But, like all things in Colombia, it’s just not that simple. Violence has been played like bloody tennis for decades, tit-for-tat massacres and tactics that have left all sides tarred. For instance, the genocide waged against the Unión Patriótica political party in the late 1980’s. What began as a hope-filled ceasefire and an opening to a political solution to the left’s grievances ended in a dirty war that has made all government talk of demobilization since very suspect. (Dudley, Steven. “Walking Ghosts: Murder and Guerrilla Politics in Colombia”) And then there’s the more recent example of the “falsos positivos.”
“False positives” is the name given to young men who are kidnapped by the Colombian army, transported hundreds of miles to zones of conflict, dressed as members of the FARC and shot. This is done to increase the body count, helping the army to look as though it is winning the war against the rebels. Though documented cases go back to as early as the 1990’s, a new scandal broke in 2008 when more than a dozen falsos positivos were identified and many more suspected.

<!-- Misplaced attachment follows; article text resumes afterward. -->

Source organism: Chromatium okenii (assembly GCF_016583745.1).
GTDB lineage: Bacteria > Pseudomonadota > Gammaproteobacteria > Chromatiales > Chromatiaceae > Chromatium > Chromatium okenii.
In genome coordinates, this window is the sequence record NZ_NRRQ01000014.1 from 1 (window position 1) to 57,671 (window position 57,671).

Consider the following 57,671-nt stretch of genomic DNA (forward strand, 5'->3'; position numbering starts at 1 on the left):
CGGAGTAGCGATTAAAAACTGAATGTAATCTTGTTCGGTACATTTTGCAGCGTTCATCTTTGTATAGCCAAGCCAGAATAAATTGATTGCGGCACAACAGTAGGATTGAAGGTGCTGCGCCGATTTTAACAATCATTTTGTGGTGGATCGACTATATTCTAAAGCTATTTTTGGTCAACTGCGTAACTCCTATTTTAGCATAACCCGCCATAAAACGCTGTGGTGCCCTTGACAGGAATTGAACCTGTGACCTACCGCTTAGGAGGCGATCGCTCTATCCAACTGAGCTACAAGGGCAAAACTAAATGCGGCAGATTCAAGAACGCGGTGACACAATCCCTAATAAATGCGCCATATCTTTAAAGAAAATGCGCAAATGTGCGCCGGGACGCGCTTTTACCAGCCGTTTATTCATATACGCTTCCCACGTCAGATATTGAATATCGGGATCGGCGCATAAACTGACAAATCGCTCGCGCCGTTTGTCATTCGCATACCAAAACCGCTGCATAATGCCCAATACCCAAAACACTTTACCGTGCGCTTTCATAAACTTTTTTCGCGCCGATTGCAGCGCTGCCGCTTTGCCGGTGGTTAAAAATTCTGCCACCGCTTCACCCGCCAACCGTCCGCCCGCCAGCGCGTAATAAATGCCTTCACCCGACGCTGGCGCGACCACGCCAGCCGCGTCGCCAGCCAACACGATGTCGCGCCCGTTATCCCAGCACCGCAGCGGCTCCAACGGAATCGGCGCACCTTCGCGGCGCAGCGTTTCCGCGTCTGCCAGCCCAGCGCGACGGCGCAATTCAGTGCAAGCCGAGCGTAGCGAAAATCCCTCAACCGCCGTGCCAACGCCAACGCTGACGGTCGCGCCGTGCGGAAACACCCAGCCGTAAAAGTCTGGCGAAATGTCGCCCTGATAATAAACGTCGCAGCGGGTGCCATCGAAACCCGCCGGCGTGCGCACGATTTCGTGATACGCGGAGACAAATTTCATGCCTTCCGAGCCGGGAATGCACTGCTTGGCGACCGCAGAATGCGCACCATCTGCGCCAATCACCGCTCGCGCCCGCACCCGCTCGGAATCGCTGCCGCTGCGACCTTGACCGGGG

Even the infamous Pablo Escobar seems still able to haunt society 16 years after he was gunned down in Medillín. His pet heard of hippos has continued to grow since his death and has begun to escape the confines of the sprawling hacienda that once belonged to the drug king. Ecologists fear disaster, though surrealism is alive and well.